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Chickun
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Post by Chickun »

Alan

Totally agree there is alot more to history than the battles; in fact the battles (certainly in England) were largely something that affected "other" people on the whole, so by modern re-enactors focusing on battles it gives a skewed perception of late medieval history....anyway that's for another thread.

It all boils down to cost: If employers aren't willing to spend on having a flashy equestrian combat demo that would undoubtably bring the public in, they are not likely to pay for pack animals unless there is a specific requirement for them. Yes they'd be absolutely fantastic, but they'd not be economically viable unfortunately, and that is what drives alot of it...

As for carts, yes, not enough. I have a good m8 who does 17th C along with his parents. His Dad was a very competent carpenter, worked in the building trade and could therefore get cheap materials, and he made a really nice looking 17th C cart. It was made out of the wrong wood I believe (pine) but was the cheapest he could get, and it still set him back a grand for the materials. It was only because he had a flat bed truck that he could actually get it to events. This was without any horses to pull it, so with a team of horses the logistical and economical problems would be very challenging, unless you won the lottery or were otherwise minted in some way.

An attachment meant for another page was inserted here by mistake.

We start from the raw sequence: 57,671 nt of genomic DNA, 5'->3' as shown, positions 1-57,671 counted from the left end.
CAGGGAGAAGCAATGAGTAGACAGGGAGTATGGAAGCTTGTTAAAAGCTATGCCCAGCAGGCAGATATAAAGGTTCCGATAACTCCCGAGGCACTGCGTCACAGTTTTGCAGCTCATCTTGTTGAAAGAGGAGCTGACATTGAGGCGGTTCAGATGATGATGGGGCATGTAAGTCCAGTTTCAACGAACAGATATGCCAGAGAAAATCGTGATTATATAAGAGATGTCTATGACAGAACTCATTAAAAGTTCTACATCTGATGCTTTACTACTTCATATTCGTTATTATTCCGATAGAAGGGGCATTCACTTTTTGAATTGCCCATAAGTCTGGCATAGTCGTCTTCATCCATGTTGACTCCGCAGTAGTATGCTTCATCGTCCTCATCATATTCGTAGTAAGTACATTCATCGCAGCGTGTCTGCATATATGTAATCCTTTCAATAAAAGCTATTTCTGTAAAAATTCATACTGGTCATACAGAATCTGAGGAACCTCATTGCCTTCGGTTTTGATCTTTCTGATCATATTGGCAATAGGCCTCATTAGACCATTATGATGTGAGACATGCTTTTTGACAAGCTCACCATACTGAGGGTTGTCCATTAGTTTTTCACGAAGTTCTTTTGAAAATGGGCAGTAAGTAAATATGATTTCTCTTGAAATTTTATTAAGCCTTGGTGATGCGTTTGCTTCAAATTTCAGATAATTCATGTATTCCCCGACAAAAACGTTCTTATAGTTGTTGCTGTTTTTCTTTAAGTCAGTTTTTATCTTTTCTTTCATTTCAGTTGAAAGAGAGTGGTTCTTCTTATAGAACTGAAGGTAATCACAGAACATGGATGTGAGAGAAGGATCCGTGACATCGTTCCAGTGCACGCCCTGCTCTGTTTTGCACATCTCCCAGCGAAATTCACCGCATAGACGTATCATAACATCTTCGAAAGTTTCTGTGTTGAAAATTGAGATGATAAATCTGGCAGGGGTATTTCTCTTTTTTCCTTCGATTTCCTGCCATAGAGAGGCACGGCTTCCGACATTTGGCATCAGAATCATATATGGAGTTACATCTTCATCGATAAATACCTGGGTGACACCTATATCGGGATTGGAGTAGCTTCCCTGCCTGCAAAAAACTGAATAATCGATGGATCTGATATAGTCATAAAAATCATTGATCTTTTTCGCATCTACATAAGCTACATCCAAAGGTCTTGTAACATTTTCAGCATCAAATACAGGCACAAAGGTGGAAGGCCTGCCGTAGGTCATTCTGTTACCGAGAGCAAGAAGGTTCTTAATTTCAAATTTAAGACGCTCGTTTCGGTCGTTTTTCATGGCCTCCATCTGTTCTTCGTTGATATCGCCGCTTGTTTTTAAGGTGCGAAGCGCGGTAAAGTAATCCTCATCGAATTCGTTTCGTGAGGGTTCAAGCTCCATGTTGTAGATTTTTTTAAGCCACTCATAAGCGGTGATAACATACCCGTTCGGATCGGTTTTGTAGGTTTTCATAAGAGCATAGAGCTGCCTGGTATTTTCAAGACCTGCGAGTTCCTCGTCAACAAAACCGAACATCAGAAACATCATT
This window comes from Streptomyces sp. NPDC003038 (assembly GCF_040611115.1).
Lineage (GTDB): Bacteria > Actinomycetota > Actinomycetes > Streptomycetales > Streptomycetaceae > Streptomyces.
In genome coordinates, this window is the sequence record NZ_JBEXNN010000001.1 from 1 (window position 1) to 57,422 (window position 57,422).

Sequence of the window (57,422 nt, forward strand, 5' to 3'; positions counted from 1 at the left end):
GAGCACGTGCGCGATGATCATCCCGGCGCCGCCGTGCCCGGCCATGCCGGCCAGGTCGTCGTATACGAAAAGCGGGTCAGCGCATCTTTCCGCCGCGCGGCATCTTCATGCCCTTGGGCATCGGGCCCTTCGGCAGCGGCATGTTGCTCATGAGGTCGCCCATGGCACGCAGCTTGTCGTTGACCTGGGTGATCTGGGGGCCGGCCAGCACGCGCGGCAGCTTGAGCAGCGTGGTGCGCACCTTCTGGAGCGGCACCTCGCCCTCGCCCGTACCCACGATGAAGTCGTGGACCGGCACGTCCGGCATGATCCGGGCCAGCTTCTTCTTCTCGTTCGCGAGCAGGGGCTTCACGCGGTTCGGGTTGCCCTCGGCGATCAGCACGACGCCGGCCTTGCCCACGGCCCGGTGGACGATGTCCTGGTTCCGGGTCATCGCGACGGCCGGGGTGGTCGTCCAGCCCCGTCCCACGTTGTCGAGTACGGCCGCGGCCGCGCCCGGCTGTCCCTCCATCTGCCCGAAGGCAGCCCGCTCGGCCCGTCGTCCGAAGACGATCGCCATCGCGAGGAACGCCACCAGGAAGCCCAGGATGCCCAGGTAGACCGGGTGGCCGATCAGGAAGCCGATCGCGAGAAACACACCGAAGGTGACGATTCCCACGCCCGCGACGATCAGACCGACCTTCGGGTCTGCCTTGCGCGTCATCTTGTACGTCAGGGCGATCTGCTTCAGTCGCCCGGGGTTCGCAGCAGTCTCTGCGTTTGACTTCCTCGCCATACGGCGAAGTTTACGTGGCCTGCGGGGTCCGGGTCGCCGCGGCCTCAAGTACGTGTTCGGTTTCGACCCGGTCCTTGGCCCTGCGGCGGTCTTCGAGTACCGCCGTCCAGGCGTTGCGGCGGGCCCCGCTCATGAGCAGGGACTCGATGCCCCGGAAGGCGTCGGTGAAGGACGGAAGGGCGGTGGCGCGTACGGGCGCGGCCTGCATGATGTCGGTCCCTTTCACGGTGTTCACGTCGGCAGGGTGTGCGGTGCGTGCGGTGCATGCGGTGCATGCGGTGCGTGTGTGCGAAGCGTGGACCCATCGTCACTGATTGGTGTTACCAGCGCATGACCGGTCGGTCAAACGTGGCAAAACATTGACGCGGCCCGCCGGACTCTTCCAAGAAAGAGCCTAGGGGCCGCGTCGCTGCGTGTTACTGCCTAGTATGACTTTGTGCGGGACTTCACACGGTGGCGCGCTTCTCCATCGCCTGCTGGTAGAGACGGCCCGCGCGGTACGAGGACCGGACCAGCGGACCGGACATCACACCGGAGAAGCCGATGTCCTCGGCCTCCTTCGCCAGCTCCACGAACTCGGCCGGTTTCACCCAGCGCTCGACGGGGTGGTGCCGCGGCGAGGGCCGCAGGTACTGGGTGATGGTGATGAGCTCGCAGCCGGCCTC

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Post by Medicus Matt »